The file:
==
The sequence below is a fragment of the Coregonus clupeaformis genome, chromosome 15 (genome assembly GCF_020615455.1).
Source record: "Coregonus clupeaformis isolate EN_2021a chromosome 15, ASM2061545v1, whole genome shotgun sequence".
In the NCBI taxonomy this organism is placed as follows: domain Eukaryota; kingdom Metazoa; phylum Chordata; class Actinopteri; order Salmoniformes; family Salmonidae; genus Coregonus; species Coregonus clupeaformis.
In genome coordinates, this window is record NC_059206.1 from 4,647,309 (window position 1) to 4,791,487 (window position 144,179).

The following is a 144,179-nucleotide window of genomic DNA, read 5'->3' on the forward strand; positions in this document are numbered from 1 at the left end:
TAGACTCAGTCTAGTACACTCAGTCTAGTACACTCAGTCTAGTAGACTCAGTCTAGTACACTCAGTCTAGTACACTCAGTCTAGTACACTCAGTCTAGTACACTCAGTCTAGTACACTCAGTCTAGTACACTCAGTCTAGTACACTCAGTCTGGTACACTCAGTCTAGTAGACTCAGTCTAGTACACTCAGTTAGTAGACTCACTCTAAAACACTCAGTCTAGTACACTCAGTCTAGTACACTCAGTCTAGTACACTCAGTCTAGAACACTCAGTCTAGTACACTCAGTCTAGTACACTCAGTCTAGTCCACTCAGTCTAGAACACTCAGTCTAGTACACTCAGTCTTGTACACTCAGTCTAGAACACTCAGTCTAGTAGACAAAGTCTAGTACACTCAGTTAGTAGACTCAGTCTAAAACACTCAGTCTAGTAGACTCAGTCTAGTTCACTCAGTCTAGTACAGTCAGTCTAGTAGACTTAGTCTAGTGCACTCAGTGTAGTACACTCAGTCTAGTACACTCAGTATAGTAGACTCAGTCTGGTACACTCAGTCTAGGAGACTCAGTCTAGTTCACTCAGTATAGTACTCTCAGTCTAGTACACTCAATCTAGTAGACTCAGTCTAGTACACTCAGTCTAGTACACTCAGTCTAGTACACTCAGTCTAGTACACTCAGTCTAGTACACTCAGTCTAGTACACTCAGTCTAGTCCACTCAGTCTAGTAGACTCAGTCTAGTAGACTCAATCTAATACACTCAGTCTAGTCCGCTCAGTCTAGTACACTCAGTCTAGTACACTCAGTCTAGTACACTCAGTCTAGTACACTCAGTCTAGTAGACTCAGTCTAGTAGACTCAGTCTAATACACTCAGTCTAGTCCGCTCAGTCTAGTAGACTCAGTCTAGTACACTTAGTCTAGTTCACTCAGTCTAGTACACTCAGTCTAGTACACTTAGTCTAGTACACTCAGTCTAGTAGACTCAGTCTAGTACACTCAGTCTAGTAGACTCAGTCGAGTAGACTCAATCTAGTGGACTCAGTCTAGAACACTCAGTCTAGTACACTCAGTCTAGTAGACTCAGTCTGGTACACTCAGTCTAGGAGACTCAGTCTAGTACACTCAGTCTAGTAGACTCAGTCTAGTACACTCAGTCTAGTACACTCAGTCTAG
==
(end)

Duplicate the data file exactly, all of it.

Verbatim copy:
The sequence below is a fragment of the Coregonus clupeaformis genome, chromosome 15 (genome assembly GCF_020615455.1).
Source record: "Coregonus clupeaformis isolate EN_2021a chromosome 15, ASM2061545v1, whole genome shotgun sequence".
In the NCBI taxonomy this organism is placed as follows: domain Eukaryota; kingdom Metazoa; phylum Chordata; class Actinopteri; order Salmoniformes; family Salmonidae; genus Coregonus; species Coregonus clupeaformis.
In genome coordinates, this window is record NC_059206.1 from 4,647,309 (window position 1) to 4,791,487 (window position 144,179).

The following is a 144,179-nucleotide window of genomic DNA, read 5'->3' on the forward strand; positions in this document are numbered from 1 at the left end:
TAGACTCAGTCTAGTACACTCAGTCTAGTACACTCAGTCTAGTAGACTCAGTCTAGTACACTCAGTCTAGTACACTCAGTCTAGTACACTCAGTCTAGTACACTCAGTCTAGTACACTCAGTCTAGTACACTCAGTCTAGTACACTCAGTCTGGTACACTCAGTCTAGTAGACTCAGTCTAGTACACTCAGTTAGTAGACTCACTCTAAAACACTCAGTCTAGTACACTCAGTCTAGTACACTCAGTCTAGTACACTCAGTCTAGAACACTCAGTCTAGTACACTCAGTCTAGTACACTCAGTCTAGTCCACTCAGTCTAGAACACTCAGTCTAGTACACTCAGTCTTGTACACTCAGTCTAGAACACTCAGTCTAGTAGACAAAGTCTAGTACACTCAGTTAGTAGACTCAGTCTAAAACACTCAGTCTAGTAGACTCAGTCTAGTTCACTCAGTCTAGTACAGTCAGTCTAGTAGACTTAGTCTAGTGCACTCAGTGTAGTACACTCAGTCTAGTACACTCAGTATAGTAGACTCAGTCTGGTACACTCAGTCTAGGAGACTCAGTCTAGTTCACTCAGTATAGTACTCTCAGTCTAGTACACTCAATCTAGTAGACTCAGTCTAGTACACTCAGTCTAGTACACTCAGTCTAGTACACTCAGTCTAGTACACTCAGTCTAGTACACTCAGTCTAGTACACTCAGTCTAGTCCACTCAGTCTAGTAGACTCAGTCTAGTAGACTCAATCTAATACACTCAGTCTAGTCCGCTCAGTCTAGTACACTCAGTCTAGTACACTCAGTCTAGTACACTCAGTCTAGTACACTCAGTCTAGTAGACTCAGTCTAGTAGACTCAGTCTAATACACTCAGTCTAGTCCGCTCAGTCTAGTAGACTCAGTCTAGTACACTTAGTCTAGTTCACTCAGTCTAGTACACTCAGTCTAGTACACTTAGTCTAGTACACTCAGTCTAGTAGACTCAGTCTAGTACACTCAGTCTAGTAGACTCAGTCGAGTAGACTCAATCTAGTGGACTCAGTCTAGAACACTCAGTCTAGTACACTCAGTCTAGTAGACTCAGTCTGGTACACTCAGTCTAGGAGACTCAGTCTAGTACACTCAGTCTAGTAGACTCAGTCTAGTACACTCAGTCTAGTACACTCAGTCTAG